I describe female leader silencing as a virus, and it can last months or years. Coaches need to look for these distinctions when working with executive women:

  • Choices that seem restricted – A lost sense of agency
  • Deficit thinking – Despite knowledge and experience, wondering if she deserves a seat at the table
  • Mental spin that seeks a different outcome – Questioning all the ways she could have said or acted differently
  • Emotion – Hearing she feels abused, taken advantage or dismissed; wondering when the next attack will come
  • Shocking metaphors – I’m getting eaten alive; I am out on a limb alone; it feels like I’m taking in arsenic
  • Isolation – Unable to name her professional support system or connections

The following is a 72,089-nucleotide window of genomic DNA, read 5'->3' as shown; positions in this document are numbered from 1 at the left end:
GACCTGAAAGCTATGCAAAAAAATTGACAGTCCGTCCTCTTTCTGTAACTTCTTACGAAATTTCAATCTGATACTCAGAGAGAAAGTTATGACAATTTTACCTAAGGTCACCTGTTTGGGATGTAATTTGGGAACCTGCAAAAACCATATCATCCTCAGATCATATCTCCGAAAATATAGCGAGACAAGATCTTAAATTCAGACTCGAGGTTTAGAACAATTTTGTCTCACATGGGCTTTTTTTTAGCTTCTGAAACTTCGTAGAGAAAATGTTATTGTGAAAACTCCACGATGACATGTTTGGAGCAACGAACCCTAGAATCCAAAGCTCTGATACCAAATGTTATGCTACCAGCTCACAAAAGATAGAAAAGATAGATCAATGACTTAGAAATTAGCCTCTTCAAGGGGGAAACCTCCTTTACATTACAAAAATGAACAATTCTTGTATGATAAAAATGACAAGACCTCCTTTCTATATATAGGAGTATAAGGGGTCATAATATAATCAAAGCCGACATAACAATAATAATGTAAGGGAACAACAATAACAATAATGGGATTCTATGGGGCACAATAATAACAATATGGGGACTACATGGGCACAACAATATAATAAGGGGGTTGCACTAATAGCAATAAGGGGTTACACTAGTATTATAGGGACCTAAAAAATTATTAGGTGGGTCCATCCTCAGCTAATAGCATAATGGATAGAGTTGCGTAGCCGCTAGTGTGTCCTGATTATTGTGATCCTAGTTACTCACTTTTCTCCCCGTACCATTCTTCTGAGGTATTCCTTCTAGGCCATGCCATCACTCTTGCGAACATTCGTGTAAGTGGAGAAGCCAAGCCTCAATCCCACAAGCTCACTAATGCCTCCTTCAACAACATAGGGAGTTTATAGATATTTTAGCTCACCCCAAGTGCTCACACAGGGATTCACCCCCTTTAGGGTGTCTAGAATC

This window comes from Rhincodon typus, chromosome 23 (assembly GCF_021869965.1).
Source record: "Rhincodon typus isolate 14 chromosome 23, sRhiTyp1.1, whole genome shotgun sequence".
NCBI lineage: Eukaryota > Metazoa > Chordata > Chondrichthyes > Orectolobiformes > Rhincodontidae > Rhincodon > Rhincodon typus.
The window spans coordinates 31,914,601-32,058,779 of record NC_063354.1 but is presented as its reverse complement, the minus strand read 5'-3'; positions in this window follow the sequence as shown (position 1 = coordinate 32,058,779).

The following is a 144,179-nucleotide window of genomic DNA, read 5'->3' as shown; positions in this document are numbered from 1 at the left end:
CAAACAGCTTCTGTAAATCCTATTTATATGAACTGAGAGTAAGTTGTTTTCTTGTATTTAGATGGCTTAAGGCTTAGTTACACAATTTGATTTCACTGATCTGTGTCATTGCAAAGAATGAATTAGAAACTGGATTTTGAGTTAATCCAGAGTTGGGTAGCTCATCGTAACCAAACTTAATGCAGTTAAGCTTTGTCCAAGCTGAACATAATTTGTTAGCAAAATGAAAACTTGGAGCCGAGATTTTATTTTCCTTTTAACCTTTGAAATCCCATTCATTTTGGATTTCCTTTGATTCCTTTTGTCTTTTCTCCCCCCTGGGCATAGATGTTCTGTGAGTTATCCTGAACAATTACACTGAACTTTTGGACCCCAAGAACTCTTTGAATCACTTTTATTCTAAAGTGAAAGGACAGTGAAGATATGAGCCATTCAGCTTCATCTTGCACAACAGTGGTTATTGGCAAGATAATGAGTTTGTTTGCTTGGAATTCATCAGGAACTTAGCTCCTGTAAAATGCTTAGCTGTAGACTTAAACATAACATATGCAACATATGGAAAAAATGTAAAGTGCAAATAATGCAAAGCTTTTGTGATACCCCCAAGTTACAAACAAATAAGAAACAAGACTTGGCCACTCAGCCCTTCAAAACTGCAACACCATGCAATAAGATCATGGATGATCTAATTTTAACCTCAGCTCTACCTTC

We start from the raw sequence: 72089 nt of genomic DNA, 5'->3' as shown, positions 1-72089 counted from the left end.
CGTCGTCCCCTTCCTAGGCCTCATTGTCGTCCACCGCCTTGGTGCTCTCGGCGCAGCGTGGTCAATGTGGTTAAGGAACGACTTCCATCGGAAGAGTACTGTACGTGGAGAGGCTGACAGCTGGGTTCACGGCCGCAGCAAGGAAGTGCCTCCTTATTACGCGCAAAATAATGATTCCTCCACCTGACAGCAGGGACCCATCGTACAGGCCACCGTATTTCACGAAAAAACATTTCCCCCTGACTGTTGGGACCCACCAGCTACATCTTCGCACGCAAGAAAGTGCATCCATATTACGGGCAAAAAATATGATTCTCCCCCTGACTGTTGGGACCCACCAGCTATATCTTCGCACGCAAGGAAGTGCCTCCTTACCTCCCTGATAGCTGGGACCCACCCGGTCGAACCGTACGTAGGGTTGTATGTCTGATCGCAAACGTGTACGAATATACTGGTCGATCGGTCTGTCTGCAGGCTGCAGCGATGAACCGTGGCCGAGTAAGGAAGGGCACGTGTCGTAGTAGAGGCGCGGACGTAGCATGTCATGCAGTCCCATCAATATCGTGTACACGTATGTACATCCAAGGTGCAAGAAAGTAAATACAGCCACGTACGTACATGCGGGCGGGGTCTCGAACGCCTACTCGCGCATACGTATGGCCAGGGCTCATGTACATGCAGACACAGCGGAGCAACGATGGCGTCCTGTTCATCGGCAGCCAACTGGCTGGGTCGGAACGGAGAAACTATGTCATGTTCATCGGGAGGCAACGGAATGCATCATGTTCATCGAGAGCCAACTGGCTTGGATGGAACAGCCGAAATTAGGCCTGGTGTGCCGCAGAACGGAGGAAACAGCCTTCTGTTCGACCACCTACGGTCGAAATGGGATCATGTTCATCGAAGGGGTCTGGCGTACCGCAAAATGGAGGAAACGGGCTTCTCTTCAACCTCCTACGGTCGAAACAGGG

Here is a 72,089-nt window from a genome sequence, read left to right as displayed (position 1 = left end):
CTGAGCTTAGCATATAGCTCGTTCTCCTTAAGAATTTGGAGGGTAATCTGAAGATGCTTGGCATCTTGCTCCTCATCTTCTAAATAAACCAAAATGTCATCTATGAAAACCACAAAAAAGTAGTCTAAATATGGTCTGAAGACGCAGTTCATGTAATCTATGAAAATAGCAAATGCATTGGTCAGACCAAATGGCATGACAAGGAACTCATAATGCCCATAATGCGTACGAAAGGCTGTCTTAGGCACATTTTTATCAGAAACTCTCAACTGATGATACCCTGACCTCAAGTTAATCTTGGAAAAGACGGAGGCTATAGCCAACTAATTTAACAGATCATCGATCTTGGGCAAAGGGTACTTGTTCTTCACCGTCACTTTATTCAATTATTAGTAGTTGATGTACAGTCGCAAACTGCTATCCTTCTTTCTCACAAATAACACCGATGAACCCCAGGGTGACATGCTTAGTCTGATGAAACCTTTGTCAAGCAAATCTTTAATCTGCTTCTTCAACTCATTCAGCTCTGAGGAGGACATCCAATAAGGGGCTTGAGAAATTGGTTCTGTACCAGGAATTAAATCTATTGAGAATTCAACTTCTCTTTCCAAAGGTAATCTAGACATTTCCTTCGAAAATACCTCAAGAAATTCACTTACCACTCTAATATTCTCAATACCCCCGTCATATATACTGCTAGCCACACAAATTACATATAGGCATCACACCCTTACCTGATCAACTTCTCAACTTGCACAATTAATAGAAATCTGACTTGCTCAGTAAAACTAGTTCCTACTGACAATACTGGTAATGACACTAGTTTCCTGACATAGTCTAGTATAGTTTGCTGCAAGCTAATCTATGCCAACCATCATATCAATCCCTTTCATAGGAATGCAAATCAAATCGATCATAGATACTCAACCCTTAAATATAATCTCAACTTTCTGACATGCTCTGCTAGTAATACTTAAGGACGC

• Physical domain – Shrinking posture, holding herself or shifting voice quality; these may signal her body is reacting to the insidiousness of silencing
  • Spiritual confusion – When you attempt to build client awareness you hear,– I do not even know how I got here, or, I am so far from the person I used to be.

Our job as coaches is always to create an invitation for exploration and growth. We may need to look past the initial coaching objectives and go deeper into areas our clients have been reluctant to name or untangle. They sometimes lump issues and problems together as a “stressful challenge.” We may need to ask, “Would it be helpful to share with me how you feel silenced?”